0002254A: Heritable and Sporadic Genetic Lesions in Canine Lymphoma and Osteosarcoma
Grant Status: Closed
Grant Amount: $287,633
Dr. Jaime F Modiano, VMD PhD, AMC Cancer Research Center
May 1, 2002 - June 30, 2005
Sponsor(s): Akita Club of America, Inc., American Belgian Tervuren Club, Inc., American Bloodhound Club, American Boxer Charitable Foundation, Atlantic States Briard Club, Inc., Bernese Mountain Dog Club of America, Briard Club of America Health & Education Trust, Bull Terrier Welfare Foundation, Flat-Coated Retriever Foundation, German Wirehaired Pointer Club of America, Golden Retriever Foundation, Irish Wolfhound Club of America, Inc., Jeffrey Pepper, Labrador Retriever Club, Mastiff Club of America, Medallion Rottweiler Club, Nestle Purina PetCare Company, Newfoundland Club of America Charitable Trust, Otterhound Club of America, Portuguese Water Dog Club of America, Inc., Rhodesian Ridgeback Club of the United States, San Joaquin Kennel Club
Breed(s): -All Dogs
Abstract Lymphoma (cancer of lymph glands) and osteosarcoma (bone cancer) are two common cancers of dogs with remarkable breed predisposition. Lymphoma accounts for approximately 20 percent of all canine tumors, and > 80 percent of cancers originating from blood cells. Osteosarcoma is the most common bone tumor in dogs, accounting for 85 percent of skeletal cancers. All cancers have a genetic basis, and in effect, these conditions represent various diseases, each sharing one or more genetic abnormalities that contribute to overall risk and treatment response. However, a method does not exist to identify individuals at risk, or whether a dog that develops a tumor is likely to respond to conventional therapy. We have identified individual genes and larger regions within the genome that appear to be important in some canine cancers. For this project, we propose to confirm the frequency and significance of these genetic anomalies in lymphoma and osteosarcoma of Golden Retrievers, Rottweilers, Irish Setters, and Bernese Mountain Dogs. This work will begin to determine which of these anomalies may be heritable and which may be sporadic, and pave the way to apply this knowledge for clinical benefits by providing potential targets for treatment, and tools to define individual risk to develop these types of cancer or produce cancer-prone progeny.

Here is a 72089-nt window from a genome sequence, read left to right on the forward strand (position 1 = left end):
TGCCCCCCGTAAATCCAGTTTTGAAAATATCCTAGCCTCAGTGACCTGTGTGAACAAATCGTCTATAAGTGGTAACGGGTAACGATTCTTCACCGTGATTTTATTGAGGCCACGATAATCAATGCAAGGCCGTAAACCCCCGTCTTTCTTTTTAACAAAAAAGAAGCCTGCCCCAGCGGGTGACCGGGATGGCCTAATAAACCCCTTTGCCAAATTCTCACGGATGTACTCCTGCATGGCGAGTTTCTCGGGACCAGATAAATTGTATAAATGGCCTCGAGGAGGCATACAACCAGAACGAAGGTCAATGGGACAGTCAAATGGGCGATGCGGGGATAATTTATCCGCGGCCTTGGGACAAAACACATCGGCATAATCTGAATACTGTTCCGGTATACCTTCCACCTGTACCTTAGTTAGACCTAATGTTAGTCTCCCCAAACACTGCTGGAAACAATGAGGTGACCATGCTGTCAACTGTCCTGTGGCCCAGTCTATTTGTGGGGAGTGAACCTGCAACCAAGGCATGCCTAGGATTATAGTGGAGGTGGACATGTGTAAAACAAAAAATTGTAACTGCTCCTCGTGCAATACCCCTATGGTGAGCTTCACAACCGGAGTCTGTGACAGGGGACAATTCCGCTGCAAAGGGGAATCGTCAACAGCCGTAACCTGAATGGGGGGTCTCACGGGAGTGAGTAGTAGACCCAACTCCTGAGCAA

Publication(s)- Tamburini, B., T. Phang, S. Fosmire, M. Scott, S. Trapp, M. Duckett, S. Robinson, J. Slansky, L. Sharkey, G. Cutter, J. Wojcieszyn, D. Bellgrau, R. Gemmill, L. Hunter and J. Modiano (2010) Gene expression profiling identifies inflammation and angiogenesis as distinguishing features of canine hemangiosarcoma. BMC Cancer. 10, 619.